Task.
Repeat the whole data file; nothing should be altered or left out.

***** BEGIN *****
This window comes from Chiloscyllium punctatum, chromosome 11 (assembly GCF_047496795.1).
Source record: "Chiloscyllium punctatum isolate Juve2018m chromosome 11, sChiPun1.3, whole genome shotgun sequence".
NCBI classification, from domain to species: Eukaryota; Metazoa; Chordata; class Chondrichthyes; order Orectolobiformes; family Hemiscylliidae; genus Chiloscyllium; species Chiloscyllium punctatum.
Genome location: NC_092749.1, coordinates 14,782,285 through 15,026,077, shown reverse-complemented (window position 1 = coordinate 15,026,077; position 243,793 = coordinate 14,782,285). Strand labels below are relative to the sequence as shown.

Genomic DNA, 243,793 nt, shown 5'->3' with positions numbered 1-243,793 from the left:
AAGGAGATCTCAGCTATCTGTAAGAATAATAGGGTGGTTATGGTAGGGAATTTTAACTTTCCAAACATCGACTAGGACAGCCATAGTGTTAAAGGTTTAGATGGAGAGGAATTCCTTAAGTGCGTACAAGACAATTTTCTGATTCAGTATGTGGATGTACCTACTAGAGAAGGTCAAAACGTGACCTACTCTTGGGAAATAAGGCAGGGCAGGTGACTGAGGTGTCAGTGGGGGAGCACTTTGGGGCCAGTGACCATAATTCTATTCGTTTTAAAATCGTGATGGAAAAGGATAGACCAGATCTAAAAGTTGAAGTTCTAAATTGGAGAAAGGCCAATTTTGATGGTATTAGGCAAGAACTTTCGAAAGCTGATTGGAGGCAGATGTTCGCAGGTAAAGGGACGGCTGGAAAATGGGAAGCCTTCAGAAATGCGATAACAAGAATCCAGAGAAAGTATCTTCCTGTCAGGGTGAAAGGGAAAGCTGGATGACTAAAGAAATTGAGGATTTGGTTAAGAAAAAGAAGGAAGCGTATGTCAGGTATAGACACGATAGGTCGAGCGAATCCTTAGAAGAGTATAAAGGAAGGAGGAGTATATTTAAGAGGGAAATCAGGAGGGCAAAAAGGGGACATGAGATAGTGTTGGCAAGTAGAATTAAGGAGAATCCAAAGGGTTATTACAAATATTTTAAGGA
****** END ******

This window comes from Chiloscyllium punctatum, chromosome 11 (assembly GCF_047496795.1).
Source record: "Chiloscyllium punctatum isolate Juve2018m chromosome 11, sChiPun1.3, whole genome shotgun sequence".
NCBI classification, from domain to species: Eukaryota; Metazoa; Chordata; class Chondrichthyes; order Orectolobiformes; family Hemiscylliidae; genus Chiloscyllium; species Chiloscyllium punctatum.
Genome location: NC_092749.1, coordinates 14,782,285 through 15,026,077, shown reverse-complemented (window position 1 = coordinate 15,026,077; position 243,793 = coordinate 14,782,285). Strand labels below are relative to the sequence as shown.

Genomic DNA, 243,793 nt, shown 5'->3' with positions numbered 1-243,793 from the left:
AAGGAGATCTCAGCTATCTGTAAGAATAATAGGGTGGTTATGGTAGGGAATTTTAACTTTCCAAACATCGACTAGGACAGCCATAGTGTTAAAGGTTTAGATGGAGAGGAATTCCTTAAGTGCGTACAAGACAATTTTCTGATTCAGTATGTGGATGTACCTACTAGAGAAGGTCAAAACGTGACCTACTCTTGGGAAATAAGGCAGGGCAGGTGACTGAGGTGTCAGTGGGGGAGCACTTTGGGGCCAGTGACCATAATTCTATTCGTTTTAAAATCGTGATGGAAAAGGATAGACCAGATCTAAAAGTTGAAGTTCTAAATTGGAGAAAGGCCAATTTTGATGGTATTAGGCAAGAACTTTCGAAAGCTGATTGGAGGCAGATGTTCGCAGGTAAAGGGACGGCTGGAAAATGGGAAGCCTTCAGAAATGCGATAACAAGAATCCAGAGAAAGTATCTTCCTGTCAGGGTGAAAGGGAAAGCTGGATGACTAAAGAAATTGAGGATTTGGTTAAGAAAAAGAAGGAAGCGTATGTCAGGTATAGACACGATAGGTCGAGCGAATCCTTAGAAGAGTATAAAGGAAGGAGGAGTATATTTAAGAGGGAAATCAGGAGGGCAAAAAGGGGACATGAGATAGTGTTGGCAAGTAGAATTAAGGAGAATCCAAAGGGTTATTACAAATATTTTAAGGA